the numbers I believe do not reflect payments to cooperative Brokers from other areas who bring buyers to the market or list from outside flagler county. examples national firms like Sperry Van ness, CBRE, cushman and Wakefield,as well as Daytona firms, all who have listings of significance in Palm coast area. The hugs are well deserved in this market.

  3. Linda
    Linda says:

    Hug A Realtor

    WOW you hit it on the head. Realtors don’t get paid on a sale except through their broker. And then the realtor also has to share the commission with the listing broker, who pays the listing agent. Gee to bad you didn’t realize this in the article you wrote on me. Who got the other half of my so called fraudulent deals? I know, do you? And why didn’t you mention all 18 of them? And you didn’t mention that realtors are transaction realtors and all we do is bring a deal together, we don’t do financing, we don’t do credit reports, we don’t do appraisals. We also don’t check on what they do with the homes after they are bought. All transactions are arms length. So where is my HUG?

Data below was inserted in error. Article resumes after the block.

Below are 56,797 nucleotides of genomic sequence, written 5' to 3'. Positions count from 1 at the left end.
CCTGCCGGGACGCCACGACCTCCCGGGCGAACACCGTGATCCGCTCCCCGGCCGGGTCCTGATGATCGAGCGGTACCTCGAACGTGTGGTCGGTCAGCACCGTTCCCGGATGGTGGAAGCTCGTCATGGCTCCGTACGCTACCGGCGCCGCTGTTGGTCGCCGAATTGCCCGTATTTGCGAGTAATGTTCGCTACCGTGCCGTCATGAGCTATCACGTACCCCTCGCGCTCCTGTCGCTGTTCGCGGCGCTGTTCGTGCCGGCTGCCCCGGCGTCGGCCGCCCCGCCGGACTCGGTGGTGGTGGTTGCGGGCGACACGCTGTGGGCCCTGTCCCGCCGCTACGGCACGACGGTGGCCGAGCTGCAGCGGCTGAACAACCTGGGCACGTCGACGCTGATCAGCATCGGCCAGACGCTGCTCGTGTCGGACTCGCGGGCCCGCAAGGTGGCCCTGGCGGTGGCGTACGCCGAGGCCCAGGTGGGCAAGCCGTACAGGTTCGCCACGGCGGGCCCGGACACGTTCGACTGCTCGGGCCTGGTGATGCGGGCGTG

4. Lewis Roberts
    Lewis Roberts says:

    commission split

    Sorry Toby, I don’t think most realtors are on a 60/40 split. Especially in the good times, it was closer to 90/10, if not higher for the best producers.

    If most realtors right now are only getting a 60/40 split because the broker is feeling the pinch too, then it is time for me to put my broker license to use and set up a shop with a better split to the realtors.

    Maybe you should conduct a poll of local realtors. What was their split in 2003-2006? What is their split now? Is their split on a sliding scale as production increases during the year?

    Also, many realtors are not active at all. So lumping the commission sales and then dividing by the total commission number is going to skew the results.

    I don’t doubt that some realtors work hard, and some don’t. Some are fantastic at what they do, and some not so much I am sure this is reflected in all professions – mine included.

Leave a Reply

Want to join the discussion?
Feel free to contribute!

Leave a Reply